NOAA Co-Sponsors Conference on Species DistributionSOTM logo

Plants and animals all over the world are shifting wherethey live in response to warming temperatures. Climate changes are affecting the range and distribution of species on land and at sea. And these changes have significant implications for people, communities and businesses including fisheries and agriculture. Information is needed about the mechanisms, impacts and best responses to those changes. For example, many fish species are moving poleward and to deeper depths in response to warming oceans, but little is known about the limits of these shifts, the impacts on fisheries, and the best approaches to fisheries management with redistribution of fish stocks.

To better understand these issues, NOAA Fisheries Office of Science and Technology is co-sponsoring the first major international conference, Species on the Move, dedicated to this mission. The conference, convening in Hobart, Australia from February 9-12, will bring together scientists and managers from multiple disciplines to expand understanding about the mechanisms, implications and responses to climate-related shifts in species distributions. The Species on the Move conference will also support a “mentor matching” session that connects early career scientists with more experienced scientists to help promote careers in the field.

Ocean Adapt

Roger Griffis, the NOAA Fisheries Climate Change Coordinator, will be discussing OceanAdapt, a web-based tool designed to assist managers, scientists, fishermen, and the public in tracking shifts in the distribution of marine fish and invertebrates in the U.S. marine ecosystems. OceanAdapt ( is the result of a partnership between NOAA Fisheries and Rutgers University. This tool annually aggregates information from NOAA Fisheries fish stock surveys and other sources to provide information on the distribution of commercially and recreationally important marine species for easy use by multiple audiences.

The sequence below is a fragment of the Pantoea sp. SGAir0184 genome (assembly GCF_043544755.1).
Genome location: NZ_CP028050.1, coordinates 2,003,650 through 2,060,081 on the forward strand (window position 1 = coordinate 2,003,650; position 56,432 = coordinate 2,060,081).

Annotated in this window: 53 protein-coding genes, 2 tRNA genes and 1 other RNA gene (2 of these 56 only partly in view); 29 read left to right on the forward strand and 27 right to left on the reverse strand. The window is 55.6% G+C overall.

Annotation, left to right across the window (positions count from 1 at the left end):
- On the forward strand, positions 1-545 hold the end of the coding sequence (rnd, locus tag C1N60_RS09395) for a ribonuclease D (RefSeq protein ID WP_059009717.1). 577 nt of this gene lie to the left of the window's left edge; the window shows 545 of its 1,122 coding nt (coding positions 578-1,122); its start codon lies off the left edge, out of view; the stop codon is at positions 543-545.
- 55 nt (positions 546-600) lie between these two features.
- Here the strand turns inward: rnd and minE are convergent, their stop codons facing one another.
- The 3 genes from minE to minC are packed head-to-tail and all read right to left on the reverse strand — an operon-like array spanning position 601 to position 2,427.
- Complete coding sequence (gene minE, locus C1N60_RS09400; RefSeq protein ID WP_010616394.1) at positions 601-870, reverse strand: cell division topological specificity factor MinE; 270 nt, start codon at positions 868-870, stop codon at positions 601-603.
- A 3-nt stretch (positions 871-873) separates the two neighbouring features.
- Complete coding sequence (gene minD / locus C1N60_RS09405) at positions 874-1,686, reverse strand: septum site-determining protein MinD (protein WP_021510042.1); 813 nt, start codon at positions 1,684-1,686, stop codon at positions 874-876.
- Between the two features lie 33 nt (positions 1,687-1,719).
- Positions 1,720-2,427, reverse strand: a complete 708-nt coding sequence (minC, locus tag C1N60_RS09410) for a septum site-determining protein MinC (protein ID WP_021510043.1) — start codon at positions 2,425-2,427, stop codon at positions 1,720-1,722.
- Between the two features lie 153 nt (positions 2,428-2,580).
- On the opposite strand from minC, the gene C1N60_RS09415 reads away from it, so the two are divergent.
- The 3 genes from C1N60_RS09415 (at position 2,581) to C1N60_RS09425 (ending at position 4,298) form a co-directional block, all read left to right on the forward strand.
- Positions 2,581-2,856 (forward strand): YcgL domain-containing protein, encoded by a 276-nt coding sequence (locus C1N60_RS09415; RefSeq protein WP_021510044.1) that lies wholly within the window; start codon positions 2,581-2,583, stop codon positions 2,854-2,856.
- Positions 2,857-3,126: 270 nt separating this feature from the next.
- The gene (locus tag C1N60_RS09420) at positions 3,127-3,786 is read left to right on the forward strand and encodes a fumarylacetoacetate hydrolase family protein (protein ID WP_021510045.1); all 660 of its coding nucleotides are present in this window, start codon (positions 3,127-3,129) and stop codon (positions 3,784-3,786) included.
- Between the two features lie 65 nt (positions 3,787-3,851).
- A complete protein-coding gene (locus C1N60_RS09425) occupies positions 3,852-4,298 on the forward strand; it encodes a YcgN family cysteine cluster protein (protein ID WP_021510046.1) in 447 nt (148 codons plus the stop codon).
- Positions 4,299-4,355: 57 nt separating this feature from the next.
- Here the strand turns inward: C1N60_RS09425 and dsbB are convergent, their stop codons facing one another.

Mr. Griffis said, “NOAA Fisheries is making progress in understanding and responding to climate-related changes in marine and coastal ecosystems. Partnerships, like those with Rutgers University to create OceanAdapt, are critical to meeting the high and growing demand for information on what’s changing and how to respond. Implementing the NOAA Fisheries Climate Science Strategy is essential to providing decision-makers with the information they need to reduce impacts and increase resilience of marine resources and the people who depend on them.”

Matthew Lettrich, a Research Associate with NOAA Fisheries Office of Science and Technology, will also present. His presentation will describe NOAA Fisheries efforts to develop a methodology for assessing the climate vulnerability of protected species, including marine mammals and sea turtles. The methodology will be used to assess the relative vulnerability of these species to changes in abundance and distribution with projected climate-related changes in marine ecosystems. It is being designed following the example of the NOAA Fisheries Fish Species Climate Vulnerability Assessment methodology. For more information see

To learn more about the Species on the Move conference, click here.